December 30, 2006

nothing like an eviction before new years

my friend called yesterday to let me know that some friends of ours in her neighborhood were being evicted. As evictions go, this was one of those in-denial-little-warning kind, where the sheriff shows up with the eviction team and the family shakes and stammers while they try to figure out what to do as they watch their stuff pile up with a thump on their driveway one early afternoon in December.

It's not my business to know how it got so bad--been close enough to bad to know how it can sneak up on you even when you should have been able to see it coming with a blindfold on. Apparently the couple once owned the house, then it got bad, then they quick claimed it, then the new 'owner' sold it, and you know, sometimes bad goes from bad to worse until a twelve-year-old girl shows up on your porch and asks if you know any one with a truck.

We all helped out yesterday, massive box taping and packing--or shoving stuff haphazardly into cartons, more like--in the middle of a suburban driveway in the middle of a middle class++ neighborhood on the Friday before New Year's. The neighbors, their church friends, the eviction team. Everyone except the Sheriff, who I suppose isn't there to help but to enforce. He was there to make sure that the new stove the mom got for her birthday stayed with the house under protest, and the new fridge the couple bought to replace the one that wasn't working stayed with the house, over much insistence otherwise. Le's say: They fought the law and the law won.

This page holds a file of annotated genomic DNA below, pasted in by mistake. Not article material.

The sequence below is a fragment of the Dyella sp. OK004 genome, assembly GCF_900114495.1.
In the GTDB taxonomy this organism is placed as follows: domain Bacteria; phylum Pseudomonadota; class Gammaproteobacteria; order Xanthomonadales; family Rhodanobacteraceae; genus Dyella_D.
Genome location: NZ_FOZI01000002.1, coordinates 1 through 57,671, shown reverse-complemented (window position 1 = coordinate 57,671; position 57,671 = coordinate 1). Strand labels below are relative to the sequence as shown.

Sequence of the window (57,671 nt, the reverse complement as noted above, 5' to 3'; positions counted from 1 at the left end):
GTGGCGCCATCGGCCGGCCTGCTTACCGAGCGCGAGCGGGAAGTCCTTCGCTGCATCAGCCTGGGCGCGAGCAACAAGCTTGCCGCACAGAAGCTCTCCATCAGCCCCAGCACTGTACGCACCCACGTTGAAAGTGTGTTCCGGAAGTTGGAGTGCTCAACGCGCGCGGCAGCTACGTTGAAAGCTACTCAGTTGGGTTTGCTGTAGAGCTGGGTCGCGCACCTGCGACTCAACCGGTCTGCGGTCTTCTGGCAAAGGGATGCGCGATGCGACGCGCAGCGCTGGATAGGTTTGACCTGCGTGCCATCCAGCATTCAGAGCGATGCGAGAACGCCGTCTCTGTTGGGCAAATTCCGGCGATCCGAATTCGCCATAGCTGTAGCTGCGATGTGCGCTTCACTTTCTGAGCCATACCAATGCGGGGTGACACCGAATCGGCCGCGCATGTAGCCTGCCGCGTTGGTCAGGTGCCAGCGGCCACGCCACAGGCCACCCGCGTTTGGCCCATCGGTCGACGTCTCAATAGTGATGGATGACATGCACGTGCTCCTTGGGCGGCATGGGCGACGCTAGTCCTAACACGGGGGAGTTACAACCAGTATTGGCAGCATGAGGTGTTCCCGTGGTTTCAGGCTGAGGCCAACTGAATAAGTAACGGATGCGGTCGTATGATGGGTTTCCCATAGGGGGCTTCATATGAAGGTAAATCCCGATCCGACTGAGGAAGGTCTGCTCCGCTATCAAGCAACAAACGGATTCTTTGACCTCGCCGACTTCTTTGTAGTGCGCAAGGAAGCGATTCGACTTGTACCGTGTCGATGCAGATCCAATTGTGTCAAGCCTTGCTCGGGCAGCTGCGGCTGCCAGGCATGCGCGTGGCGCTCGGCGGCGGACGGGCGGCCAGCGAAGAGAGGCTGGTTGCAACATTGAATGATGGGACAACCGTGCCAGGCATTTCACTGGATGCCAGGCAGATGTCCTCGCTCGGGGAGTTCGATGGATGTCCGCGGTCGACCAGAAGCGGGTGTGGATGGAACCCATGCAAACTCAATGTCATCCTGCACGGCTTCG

What I noticed among the literal rubble was the importance of simple things in an emergency--like a few rolls of packing tape. Like a neighbor's saved boxes from their move-in six months ago. Like a case of bottled water.

The other amazing thing was how fast their church stepped in to help. I don't know the church they attend, but I mean, they mobilized fast, not just with helpers for packing and loading, but with keys to a house, with heat and water and beds and linens, that someone in the congregation was moving out of and selling. By nightfall, we were at that house, hanging the family's clothes in the closets, making a temporary home for five people without one.

Of course, there is always more to the story--like the denial that brings the bottom to us when we most need to hit it but don't want to, like the antidepressants that don't take away the need to feel better as we medicate by whatever means--even spending and hoarding--and like what happens when the walls fall in and we wonder how they got so weak to begin with, like how the middle in America is disintegrating. You could ponder it for hours.

But when someone's kid's Baptism dress is laying in a heap on the driveway in front of you, none of that matters. What matters is assembling collapsed boxes as fast as you can, trying to decide what to shove in them, taping them up and passing them toward the truck. What matters is the bottled water you grabbed on the way over to give to the guys loading the truck. What matters is the quick thinking that gets shelter for a family with no place to go. What matters is friends.

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